very good question.
i don't really 'know' if it is queenless.
the rationale for it being queenless is:
1. it was targeted as weak by the ursupers.
2. it's possible the usurpers killed the existing queen
3. no brood, (but that may be normal for this time of year).
4. continued fighting to the death.
the rationale for having a queen is:
1. by all appearances, this hive was thriving, adding weight, and didn't look any different than my other 17 hives up until the attempted take over.
so, to me, it's a split decision, with the preponderance of the evidence favoring queenlessness.
i marked the new queen to make her easier to spot. my plan is to check back in a week or so to see if she is still there. since there is no sign of a laying worker, i'll assume that if i don't see her, the original queen probably still reigns, but i still have the option to combine. if i do see her then i'll know i made the right call.
went out to check hive 3 on my lunch break. happily, i noticed that the hive was much quieter today than is has been. i gently lifted the top cover up, checking to see if the new queen, if released yet, was there, and she was not.
the yard as whole is getting quieter as well. i am still seeing a few of the dark workers on some of the landing boards, nasanoving, i guess in an attempt to call in the scattered rest. i hive tooled them.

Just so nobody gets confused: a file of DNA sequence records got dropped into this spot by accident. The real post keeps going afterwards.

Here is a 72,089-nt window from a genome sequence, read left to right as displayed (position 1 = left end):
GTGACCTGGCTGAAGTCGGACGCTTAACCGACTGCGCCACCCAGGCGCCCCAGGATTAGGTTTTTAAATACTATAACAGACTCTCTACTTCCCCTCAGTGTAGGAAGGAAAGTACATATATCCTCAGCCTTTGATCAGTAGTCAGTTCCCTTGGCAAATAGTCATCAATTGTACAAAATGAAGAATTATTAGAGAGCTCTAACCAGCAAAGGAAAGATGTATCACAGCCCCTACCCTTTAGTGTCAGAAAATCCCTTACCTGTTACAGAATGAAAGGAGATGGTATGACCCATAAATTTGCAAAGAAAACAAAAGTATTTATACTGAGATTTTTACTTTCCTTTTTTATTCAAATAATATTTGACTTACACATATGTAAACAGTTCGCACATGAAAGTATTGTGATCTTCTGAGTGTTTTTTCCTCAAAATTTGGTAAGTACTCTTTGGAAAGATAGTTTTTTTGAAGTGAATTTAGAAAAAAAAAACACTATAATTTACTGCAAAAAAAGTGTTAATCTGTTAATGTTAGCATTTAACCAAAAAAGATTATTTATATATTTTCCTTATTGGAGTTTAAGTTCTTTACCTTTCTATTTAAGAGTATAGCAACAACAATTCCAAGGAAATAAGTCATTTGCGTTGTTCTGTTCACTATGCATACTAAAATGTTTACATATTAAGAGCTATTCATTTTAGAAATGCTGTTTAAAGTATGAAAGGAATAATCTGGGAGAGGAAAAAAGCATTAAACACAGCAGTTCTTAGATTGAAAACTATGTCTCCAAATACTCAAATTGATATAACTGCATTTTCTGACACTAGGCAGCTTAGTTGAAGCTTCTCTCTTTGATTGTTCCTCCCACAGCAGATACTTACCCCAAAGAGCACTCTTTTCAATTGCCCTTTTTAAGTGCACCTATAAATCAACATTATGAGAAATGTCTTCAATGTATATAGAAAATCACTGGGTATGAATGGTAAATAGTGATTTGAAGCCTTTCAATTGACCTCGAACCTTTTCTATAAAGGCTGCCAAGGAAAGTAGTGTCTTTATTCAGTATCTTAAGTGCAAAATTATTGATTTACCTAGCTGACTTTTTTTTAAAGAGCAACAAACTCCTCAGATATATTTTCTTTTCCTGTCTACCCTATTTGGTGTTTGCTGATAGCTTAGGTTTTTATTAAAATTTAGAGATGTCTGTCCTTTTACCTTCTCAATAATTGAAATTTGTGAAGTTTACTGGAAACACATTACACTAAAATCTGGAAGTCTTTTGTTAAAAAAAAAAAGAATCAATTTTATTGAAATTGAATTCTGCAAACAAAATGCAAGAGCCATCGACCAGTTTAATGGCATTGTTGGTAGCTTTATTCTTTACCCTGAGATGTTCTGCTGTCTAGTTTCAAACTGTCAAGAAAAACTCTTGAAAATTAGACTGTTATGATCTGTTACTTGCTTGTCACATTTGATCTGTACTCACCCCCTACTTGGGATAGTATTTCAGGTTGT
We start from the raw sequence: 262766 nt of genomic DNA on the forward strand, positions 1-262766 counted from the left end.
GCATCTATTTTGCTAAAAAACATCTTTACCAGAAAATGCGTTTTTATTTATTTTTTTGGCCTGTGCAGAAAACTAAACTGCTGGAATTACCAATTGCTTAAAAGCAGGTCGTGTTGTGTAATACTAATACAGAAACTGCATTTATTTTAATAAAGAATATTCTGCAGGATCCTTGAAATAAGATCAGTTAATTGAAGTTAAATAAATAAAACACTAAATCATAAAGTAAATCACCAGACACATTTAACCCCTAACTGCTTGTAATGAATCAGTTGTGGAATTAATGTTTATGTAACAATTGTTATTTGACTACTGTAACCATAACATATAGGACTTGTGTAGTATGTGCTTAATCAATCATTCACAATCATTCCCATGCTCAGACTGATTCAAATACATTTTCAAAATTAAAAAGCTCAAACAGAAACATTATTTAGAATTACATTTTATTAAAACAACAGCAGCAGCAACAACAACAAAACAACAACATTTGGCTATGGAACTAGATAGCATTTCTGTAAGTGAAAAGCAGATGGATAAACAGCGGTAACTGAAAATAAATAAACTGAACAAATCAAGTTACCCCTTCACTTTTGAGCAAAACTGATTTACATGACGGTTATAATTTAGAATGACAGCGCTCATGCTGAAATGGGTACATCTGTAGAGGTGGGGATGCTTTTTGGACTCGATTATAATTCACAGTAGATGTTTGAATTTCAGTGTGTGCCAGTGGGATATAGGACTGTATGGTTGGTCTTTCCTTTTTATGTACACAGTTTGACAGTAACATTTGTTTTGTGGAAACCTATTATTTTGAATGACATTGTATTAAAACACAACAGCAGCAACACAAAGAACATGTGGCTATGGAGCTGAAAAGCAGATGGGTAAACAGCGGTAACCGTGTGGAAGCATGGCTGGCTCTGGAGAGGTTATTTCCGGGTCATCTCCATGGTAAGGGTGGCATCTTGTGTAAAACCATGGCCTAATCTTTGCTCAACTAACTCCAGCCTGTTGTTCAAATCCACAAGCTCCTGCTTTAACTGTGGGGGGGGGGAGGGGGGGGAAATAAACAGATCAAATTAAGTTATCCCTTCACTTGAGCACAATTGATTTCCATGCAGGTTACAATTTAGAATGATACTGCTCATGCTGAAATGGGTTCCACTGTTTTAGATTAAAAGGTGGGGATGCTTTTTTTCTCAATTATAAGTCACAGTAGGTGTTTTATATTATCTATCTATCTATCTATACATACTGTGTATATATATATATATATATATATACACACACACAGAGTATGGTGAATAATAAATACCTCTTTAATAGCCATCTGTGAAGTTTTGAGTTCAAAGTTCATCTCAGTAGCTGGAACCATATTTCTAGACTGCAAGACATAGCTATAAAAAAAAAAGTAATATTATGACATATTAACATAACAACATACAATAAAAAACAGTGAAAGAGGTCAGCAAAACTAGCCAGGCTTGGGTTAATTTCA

i am also using my perforated sheet metal to reduce the entrances on the 'noisy' hives to 1 or 2 bees, while providing for some air flow (i found that the plastic push pins make this job quick and easy).
it was 82 degrees in the beeyard today, maybe 'indian summer' ace?
just got off the phone with my state apiarist. he want me to mail him the sample of worker bees i have preserved in alcohol.
interesting, these small, late summer swarms have been happening all over the state, many more this year than most years. the current thinking is that we have had a longer than usual season, with spring starting early, and fall coming late.
so far, no ahb found.
Squarepeg, what you have described is something I have seen many times. It is a result of a fall supersedure attempt. What the bees will do is raise 2 or 3 new queens during the fall goldenrod nectarflow. The stimulation of an unusually heavy flow will often trigger swarming if more than one new queen is available. The swarm attempt is always with a virgin queen in my experience. The bees form a very small cluster usually on the side of the colony they came from but sometimes on a colony next door. There is usually a second or third queen in the hive that will eventually mate and start to lay. I would caution you to check carefully for the new queen you installed, there is a very good chance she was put in on top of a virgin that is just ready to start laying.
I might add that when I have had this happen, there was usually something else wrong inside the colony. I have always seen evidence of either a queen failure or signs of tracheal mites and/or varroa mites in colonies that do this. I have never observed these small swarms to attempt to usurp a colony and I doubt that was the actual purpose of the small swarm you found.
very interesting dar.
oops, that got posted before i got finished.
yes, that's very interesting. i assumed it was attempted usurpation because the fighting was really intense. at the end, i probably collected about 3-4 hundred bees, and there were many more that i did not collect. the first morning after, the entrance was completely clogged with bees on the inside.